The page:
Changing our Nation's Chemicals Laws to Protect Health

The law that regulates industrial chemicals in the United States has never been updated and is failing to protect our families, including children. We've joined with a national coalition called Safer Chemicals, Healthy Families to advocate for an updated national system that actually requires chemicals to be tested for safety before they can be used, and that phases out or restricts the worst chemicals. Our nation's main law regulating industrial chemicals should, at a minimum, protect public health and the environment.

This effort to reform that law, the Toxic Substances Control Act (TSCA), is heating up in 2015 and is actively being discussed in both the US House and the Senate. Driving legislative interest is the broad support across party lines among the general public for action on this issue. However, we have deep concerns with the current Senate bill, the Chemical Safety Improvement Act,  and believe it would fail to meet our goals for the legislation: to protect the most vulnerable, including children and pregnant women, and protect the Great Lakes. For more information about our position, see our letters to Senator Stabenow and Senator Levin.

The Ecology Center is an active member of a national coalition representing more than 11 million people who want Congress to create common sense limits on toxic chemicals and to reform TSCA.

Read the platform here.

 

'Mind the Store' Update

Do you shop at Kroger, Target, Walmart, Walgreens, Costco, Home Depot, CVS, Lowe's, BestBuy or Safeway?  These are the top ten retailers in the US. The Ecology Center is participating in a  campaign to encourage those companies to reformulate the products they sell so they are safe for health and the environment.  The effort is making great headway!   Several of the distributors including Walmart and Target have committed to reducing the use of hazardous chemicals and reward disclosure by manufacturers! This is a major advance for efforts to drive demand for greener chemicals.To learn more or to join the campaign see Mind the Store.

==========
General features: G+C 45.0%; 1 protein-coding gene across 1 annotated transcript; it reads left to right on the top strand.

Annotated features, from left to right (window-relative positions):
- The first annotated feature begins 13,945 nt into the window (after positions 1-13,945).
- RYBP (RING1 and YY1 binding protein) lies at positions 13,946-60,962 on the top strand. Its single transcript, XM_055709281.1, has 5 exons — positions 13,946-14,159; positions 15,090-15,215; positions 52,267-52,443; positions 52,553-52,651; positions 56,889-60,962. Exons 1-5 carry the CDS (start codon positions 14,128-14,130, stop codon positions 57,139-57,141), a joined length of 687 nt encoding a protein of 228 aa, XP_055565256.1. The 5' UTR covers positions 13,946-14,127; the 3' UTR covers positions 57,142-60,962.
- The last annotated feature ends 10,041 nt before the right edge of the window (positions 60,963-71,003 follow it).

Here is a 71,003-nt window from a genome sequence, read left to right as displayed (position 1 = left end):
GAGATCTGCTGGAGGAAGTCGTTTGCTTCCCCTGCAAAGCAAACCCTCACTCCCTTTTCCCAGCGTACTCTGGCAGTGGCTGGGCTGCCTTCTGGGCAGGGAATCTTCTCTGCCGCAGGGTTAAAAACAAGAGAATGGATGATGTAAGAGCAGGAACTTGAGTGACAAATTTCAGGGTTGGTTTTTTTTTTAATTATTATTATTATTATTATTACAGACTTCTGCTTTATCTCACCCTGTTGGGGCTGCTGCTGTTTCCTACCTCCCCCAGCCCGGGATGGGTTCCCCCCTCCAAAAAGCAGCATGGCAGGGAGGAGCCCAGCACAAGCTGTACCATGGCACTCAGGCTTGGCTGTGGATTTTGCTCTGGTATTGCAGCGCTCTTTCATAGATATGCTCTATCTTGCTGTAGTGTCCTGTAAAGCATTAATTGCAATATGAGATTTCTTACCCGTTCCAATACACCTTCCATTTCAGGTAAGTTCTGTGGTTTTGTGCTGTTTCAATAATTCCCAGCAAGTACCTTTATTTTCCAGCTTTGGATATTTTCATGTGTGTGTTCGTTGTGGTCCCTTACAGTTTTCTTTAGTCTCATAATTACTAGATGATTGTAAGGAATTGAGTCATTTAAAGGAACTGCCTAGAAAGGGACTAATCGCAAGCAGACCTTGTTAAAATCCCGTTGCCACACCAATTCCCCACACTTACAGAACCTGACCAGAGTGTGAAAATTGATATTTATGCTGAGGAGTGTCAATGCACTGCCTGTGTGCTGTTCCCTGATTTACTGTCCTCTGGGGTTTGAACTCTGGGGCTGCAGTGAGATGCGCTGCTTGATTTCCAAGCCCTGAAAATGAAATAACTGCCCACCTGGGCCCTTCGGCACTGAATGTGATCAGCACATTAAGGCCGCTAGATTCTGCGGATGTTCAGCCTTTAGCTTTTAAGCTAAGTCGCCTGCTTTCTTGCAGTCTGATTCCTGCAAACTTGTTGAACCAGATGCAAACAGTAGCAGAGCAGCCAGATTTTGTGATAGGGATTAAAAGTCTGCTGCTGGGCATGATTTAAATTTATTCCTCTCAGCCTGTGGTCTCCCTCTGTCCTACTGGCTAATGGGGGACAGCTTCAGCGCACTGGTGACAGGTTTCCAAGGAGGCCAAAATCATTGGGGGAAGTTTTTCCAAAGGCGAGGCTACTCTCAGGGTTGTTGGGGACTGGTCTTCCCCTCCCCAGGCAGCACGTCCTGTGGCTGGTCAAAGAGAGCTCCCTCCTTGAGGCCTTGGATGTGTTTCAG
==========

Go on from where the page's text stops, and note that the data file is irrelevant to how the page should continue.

State Chemicals Policy Advocacy

The Ecology Center founded the Michigan Network for Children's Environmental Health to organize at the state level to support policies that protect children from toxic chemicals. We've authored important reports, advocated for policy change, and formed alliances with health professionals to protect children's health.  Learn more about the Michigan Network for Children's Environmental Health.

Last year, we also launched the nation's first Children's Environmental Health wiki.  Learn more about the wiki, or even better, get involved in editing it!

Published on January 26, 2017

News

News  |  November 13, 2019
National Lead Poisoning Prevention Week (NLPPW) happens each year toward the end of October. This year, the Ecology Center brought together lawmakers, impacted families, health professionals, and environmental organizations to discuss the best policies and practices.
Media Mention  |  November 8, 2019
Toxic PFAS were found in artificial turf playing fields according to a new Ecology Center report.
Press Release  |  November 6, 2019
Lowe’s announced that it will phase out the sale of all indoor residential carpets and rugs containing per- and polyfluoroalkyl substances (PFAS)
News  |  October 29, 2019
Providence, RI is leading the way in environmentally preferable purchasing (EPP), committing to purchasing products and/or services that have a lesser impact on human health and the environment.
News  |  October 29, 2019
Do we really know what our children are playing on? New testing done by the Ecology Center and Public Employees for Environmental Responsibility (PEER) shows hazardous chemicals present in artificial turf.
Press Release  |  October 10, 2019
The toxic chemicals used in fire retardants and non-stick cookware have been found in artificial turf carpet, according to Public Employees for Environmental Responsibility (PEER) and The Ecology Center. This raises new public health and environmental concerns.